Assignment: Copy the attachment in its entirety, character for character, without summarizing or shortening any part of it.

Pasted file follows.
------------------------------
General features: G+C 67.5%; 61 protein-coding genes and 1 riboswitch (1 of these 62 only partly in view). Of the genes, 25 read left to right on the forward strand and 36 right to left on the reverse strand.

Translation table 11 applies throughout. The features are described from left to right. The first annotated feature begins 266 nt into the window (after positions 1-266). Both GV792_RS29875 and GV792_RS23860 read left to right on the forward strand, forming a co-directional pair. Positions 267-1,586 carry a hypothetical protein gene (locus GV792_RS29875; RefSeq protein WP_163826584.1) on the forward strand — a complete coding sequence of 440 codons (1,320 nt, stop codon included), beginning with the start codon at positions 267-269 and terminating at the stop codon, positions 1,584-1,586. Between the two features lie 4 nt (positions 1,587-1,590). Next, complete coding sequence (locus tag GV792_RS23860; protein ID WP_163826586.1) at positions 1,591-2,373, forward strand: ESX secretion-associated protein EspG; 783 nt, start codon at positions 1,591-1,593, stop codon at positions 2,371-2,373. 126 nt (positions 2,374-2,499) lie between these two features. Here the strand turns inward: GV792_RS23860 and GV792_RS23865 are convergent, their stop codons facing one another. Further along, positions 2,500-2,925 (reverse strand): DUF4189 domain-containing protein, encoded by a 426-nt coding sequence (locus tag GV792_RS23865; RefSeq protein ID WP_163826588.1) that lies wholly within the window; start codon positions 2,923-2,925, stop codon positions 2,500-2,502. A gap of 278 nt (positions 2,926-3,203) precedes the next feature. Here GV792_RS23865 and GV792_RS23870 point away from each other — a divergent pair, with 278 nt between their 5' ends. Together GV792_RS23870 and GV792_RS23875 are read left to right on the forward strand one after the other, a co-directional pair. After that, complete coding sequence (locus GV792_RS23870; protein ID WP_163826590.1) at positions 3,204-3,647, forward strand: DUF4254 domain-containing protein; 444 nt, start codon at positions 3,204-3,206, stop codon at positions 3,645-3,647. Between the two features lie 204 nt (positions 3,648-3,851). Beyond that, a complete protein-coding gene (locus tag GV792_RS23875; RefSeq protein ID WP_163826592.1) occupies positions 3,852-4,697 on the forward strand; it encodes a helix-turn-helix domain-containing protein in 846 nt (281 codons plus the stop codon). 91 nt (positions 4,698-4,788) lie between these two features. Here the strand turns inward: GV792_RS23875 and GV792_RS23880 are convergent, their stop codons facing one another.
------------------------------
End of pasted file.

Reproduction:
General features: G+C 67.5%; 61 protein-coding genes and 1 riboswitch (1 of these 62 only partly in view). Of the genes, 25 read left to right on the forward strand and 36 right to left on the reverse strand.

Translation table 11 applies throughout. The features are described from left to right. The first annotated feature begins 266 nt into the window (after positions 1-266). Both GV792_RS29875 and GV792_RS23860 read left to right on the forward strand, forming a co-directional pair. Positions 267-1,586 carry a hypothetical protein gene (locus GV792_RS29875; RefSeq protein WP_163826584.1) on the forward strand — a complete coding sequence of 440 codons (1,320 nt, stop codon included), beginning with the start codon at positions 267-269 and terminating at the stop codon, positions 1,584-1,586. Between the two features lie 4 nt (positions 1,587-1,590). Next, complete coding sequence (locus tag GV792_RS23860; protein ID WP_163826586.1) at positions 1,591-2,373, forward strand: ESX secretion-associated protein EspG; 783 nt, start codon at positions 1,591-1,593, stop codon at positions 2,371-2,373. 126 nt (positions 2,374-2,499) lie between these two features. Here the strand turns inward: GV792_RS23860 and GV792_RS23865 are convergent, their stop codons facing one another. Further along, positions 2,500-2,925 (reverse strand): DUF4189 domain-containing protein, encoded by a 426-nt coding sequence (locus tag GV792_RS23865; RefSeq protein ID WP_163826588.1) that lies wholly within the window; start codon positions 2,923-2,925, stop codon positions 2,500-2,502. A gap of 278 nt (positions 2,926-3,203) precedes the next feature. Here GV792_RS23865 and GV792_RS23870 point away from each other — a divergent pair, with 278 nt between their 5' ends. Together GV792_RS23870 and GV792_RS23875 are read left to right on the forward strand one after the other, a co-directional pair. After that, complete coding sequence (locus GV792_RS23870; protein ID WP_163826590.1) at positions 3,204-3,647, forward strand: DUF4254 domain-containing protein; 444 nt, start codon at positions 3,204-3,206, stop codon at positions 3,645-3,647. Between the two features lie 204 nt (positions 3,648-3,851). Beyond that, a complete protein-coding gene (locus tag GV792_RS23875; RefSeq protein ID WP_163826592.1) occupies positions 3,852-4,697 on the forward strand; it encodes a helix-turn-helix domain-containing protein in 846 nt (281 codons plus the stop codon). 91 nt (positions 4,698-4,788) lie between these two features. Here the strand turns inward: GV792_RS23875 and GV792_RS23880 are convergent, their stop codons facing one another.